Very early on, you’ll pick Grace’s key trait, one of three personality types that unlock special dialogue and music options throughout the game - a charmer, a more direct headstrong trait or the tricksy/intellectual type. Your trait will unlock special dialogue options throughout the game, but it doesn’t lock you into a certain playstyle - you’ll still be allowed to bounce through quite a few options belonging to the various traits without everything being locked off to you.
Tension is upped during the game’s expansive musical sequences, each dialogue choice now locked to a short timer (you better quick your choices quickly!) - with each choice shifting not only the lyrics and direction of the song but the actual musicality of the track too. In one particular musical battle, I started off appealing to a character’s reason and the music flared around with me with a jazzy bounce. I decided to up the ante and immediately the song transformed into an uptempo rap battle, Grace spitting out bars in an attempt to one-up her adversary.
These are the moments where Stray Gods truly springs to life - I found myself grinning with joy as I nudged story moments in unexpected directions through song. Tonally, some of these moments can be quirky and comedic, others can be deep, personal moments about life, death and trauma where the stakes feel incredibly high.
It’s all helped by the incredibly high production values that Stray Gods has.
Every line in Stray Gods’ branching storyline is voiced out and the talent involved are world-class. Laura Bailey (The Last of Us, Critical Role), takes on the starring role of Grace and infuses her with empathy and charisma. Other industry vets including Troy Baker as the downcast and eternally shirtless Apollo, Anjali Bhimani in a standout role as Medusa and Khary Payton as the sly and mysterious Pan bring this weirdo world of ancient gods and slacker 20-somethings to life.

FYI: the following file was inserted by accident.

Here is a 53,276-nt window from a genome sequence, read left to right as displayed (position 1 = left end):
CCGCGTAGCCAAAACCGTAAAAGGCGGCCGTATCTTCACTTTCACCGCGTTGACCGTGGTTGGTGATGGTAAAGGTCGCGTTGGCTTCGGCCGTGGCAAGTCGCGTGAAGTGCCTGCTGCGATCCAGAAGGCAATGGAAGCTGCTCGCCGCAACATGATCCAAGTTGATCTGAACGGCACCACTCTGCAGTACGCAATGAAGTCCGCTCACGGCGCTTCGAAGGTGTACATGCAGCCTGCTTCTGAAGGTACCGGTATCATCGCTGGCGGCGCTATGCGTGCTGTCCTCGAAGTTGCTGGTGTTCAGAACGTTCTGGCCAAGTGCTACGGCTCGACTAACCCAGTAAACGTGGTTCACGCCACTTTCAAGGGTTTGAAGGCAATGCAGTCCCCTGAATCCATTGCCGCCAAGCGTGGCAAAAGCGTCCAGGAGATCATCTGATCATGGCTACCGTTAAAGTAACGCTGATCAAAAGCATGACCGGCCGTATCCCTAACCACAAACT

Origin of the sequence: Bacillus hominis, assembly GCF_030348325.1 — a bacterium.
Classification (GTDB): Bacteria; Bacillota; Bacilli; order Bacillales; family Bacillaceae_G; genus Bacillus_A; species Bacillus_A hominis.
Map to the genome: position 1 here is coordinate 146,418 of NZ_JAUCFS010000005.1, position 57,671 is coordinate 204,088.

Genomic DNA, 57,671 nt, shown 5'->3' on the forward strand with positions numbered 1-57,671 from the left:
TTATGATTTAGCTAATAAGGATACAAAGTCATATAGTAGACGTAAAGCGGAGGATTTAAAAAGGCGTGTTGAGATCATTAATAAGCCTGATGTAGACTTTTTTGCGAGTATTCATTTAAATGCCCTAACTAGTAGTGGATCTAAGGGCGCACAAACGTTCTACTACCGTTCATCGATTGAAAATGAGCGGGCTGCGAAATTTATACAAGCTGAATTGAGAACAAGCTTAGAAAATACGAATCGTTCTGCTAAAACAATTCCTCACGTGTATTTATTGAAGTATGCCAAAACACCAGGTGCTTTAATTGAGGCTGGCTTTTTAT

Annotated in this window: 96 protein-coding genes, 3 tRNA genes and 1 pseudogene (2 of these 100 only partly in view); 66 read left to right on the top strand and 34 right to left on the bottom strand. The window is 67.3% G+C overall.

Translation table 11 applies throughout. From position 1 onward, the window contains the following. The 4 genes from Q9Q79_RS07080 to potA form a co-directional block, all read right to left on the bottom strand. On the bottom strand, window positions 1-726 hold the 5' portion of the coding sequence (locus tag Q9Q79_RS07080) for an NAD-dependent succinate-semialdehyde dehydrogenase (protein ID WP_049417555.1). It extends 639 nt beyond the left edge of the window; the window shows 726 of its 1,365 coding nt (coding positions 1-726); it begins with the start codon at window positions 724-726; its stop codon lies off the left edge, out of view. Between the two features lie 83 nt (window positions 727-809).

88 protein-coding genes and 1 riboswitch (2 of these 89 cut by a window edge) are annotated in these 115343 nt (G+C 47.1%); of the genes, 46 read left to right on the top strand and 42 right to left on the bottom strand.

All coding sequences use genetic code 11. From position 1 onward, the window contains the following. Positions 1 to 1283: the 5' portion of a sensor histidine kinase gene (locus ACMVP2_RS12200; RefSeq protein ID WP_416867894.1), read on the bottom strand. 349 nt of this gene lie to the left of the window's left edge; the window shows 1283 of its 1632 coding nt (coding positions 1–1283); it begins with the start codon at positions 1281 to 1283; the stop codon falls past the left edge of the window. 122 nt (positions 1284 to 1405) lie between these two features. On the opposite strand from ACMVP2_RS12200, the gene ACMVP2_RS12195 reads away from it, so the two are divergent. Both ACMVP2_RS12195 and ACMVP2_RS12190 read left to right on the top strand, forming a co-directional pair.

The tone of Stray Gods is firmly in the snarky zone - which could grate some people. For me though, it felt natural for these particular characters. Grace has a sense of wit about her and her situations and circumstances feel, at times, ridiculous.
A game can justify its tone with good characterization and here, I think it works. Stray Gods’ characters may be quippy and whipping out one-liners, but they’re also aware that they’re in a fantasy setting and respect the camp that comes with it. Forspoken’s blithe quippy back-and-forth with cuff, this is not.
It’s all tied together by composer Austin Wintory’s ambitious score - one which needs to shift genre, style and tone depending on Grace’s choices. The fact that it works - and you can shift seamlessly from balladry to a rap-battle in the span of a dialogue wheel choice is a wild technical achievement.
So the question then becomes, in a game where narrative is everything (and the only thing) - does the game succeed? Is this a story worth embodying? Are the conclusions satisfying?
I think for me, the answer is yes.
A copy of STRAY GODS: THE ROLEPLAYING MUSICAL on PC was provided to SIFTER for the purpose of this review.